David Bourget (Western Ontario)
David Chalmers (ANU, NYU)
Rafael De Clercq
Jack Alan Reynolds
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Res Publica 11 (4):325-348 (2005)
Multiculturalist theories of recognition consist of explanatory-descriptive social theoretical accounts of the position of the minorities whose predicaments the theories seek to address, together with normative principles generating political implications. Although theories of recognition are often based on illiberal principles or couched in illiberal-sounding language, it is possible to combine proper liberal principles with the kind of social theoretical accounts of minority groups highlighted in multiculturalism. The importance of ‘the social bases of self-respect’ in Rawls’s political liberalism is used to illustrate how a liberal theory of recognition might be constructed, and it is argued that such a theory can capture some, though not all, of the concerns of multiculturalism, even though the resulting ‘politics of recognition’ is neither a ‘politics of difference’ nor a kind of ‘identity politics’.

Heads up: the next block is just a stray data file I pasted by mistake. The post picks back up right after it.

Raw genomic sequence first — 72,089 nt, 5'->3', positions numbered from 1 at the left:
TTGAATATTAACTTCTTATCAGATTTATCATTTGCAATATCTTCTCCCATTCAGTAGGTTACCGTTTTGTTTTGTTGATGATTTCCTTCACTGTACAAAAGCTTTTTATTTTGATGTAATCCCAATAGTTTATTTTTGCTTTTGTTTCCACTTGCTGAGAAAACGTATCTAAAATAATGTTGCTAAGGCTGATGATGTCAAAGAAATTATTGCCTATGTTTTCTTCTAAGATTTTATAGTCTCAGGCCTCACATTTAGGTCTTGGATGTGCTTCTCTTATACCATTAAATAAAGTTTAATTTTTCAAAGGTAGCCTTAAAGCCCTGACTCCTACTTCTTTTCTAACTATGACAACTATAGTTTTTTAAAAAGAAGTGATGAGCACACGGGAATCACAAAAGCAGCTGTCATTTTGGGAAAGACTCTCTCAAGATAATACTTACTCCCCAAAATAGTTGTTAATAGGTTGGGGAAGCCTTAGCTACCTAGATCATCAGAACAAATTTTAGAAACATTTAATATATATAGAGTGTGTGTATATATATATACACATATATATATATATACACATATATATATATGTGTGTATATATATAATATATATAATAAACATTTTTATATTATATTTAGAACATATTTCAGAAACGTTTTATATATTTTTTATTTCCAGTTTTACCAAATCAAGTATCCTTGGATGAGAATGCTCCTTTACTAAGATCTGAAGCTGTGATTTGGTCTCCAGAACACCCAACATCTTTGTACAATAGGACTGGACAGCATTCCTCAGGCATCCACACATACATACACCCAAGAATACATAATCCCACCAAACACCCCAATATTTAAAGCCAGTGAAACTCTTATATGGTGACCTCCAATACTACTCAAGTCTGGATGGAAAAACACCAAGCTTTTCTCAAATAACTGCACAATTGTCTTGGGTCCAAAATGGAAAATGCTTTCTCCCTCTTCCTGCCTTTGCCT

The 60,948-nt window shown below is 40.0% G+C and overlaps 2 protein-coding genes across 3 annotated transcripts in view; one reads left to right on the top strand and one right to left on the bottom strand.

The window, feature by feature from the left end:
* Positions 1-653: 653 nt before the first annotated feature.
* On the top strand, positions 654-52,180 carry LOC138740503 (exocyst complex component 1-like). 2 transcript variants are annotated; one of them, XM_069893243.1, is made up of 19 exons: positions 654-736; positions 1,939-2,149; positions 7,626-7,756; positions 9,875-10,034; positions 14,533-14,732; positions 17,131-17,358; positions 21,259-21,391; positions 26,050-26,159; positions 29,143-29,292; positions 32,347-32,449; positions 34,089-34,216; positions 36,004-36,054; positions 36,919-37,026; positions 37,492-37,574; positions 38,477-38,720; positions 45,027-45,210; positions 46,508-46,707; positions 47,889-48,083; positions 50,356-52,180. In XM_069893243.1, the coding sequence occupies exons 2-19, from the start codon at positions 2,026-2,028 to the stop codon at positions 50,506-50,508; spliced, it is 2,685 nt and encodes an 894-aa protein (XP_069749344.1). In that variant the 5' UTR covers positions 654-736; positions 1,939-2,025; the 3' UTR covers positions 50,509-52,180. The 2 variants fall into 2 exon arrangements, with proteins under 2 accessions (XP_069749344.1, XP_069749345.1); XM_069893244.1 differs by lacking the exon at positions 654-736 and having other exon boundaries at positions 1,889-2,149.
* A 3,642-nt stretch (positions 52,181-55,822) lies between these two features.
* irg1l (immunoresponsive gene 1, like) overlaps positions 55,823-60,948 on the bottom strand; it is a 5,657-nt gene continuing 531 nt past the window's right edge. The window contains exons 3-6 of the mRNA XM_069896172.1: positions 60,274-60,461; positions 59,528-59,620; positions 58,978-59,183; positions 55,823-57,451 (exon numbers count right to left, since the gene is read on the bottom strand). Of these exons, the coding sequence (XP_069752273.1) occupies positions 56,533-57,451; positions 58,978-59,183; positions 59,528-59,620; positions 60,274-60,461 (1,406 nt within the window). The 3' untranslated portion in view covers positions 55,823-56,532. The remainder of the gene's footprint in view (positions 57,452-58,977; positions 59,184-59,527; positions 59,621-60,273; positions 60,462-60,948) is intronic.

|Keywords||Anna Elisabetta Galeotti Charles Taylor John Rawls liberalism multiculturalism Nancy Fraser publicity recognition self-respect|
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Citations of this work BETA
Sune Lægaard (2010). Recognition and Toleration: Conflicting Approaches to Diversity in Education? Educational Philosophy and Theory 42 (1):22-37.
Sune Laegaard (2010). Recognition and Toleration: Conflicting Approaches to Diversity in Education? Educational Philosophy and Theory 42 (1):22-37.
Rasmus Hansen (2011). Equality of Resources and the Problem of Recognition. Res Publica 17 (2):157-174.
Sune Lægaard (2008). Galeotti on Recognition as Inclusion. Critical Review of International Social and Political Philosophy 11 (3):291-314.
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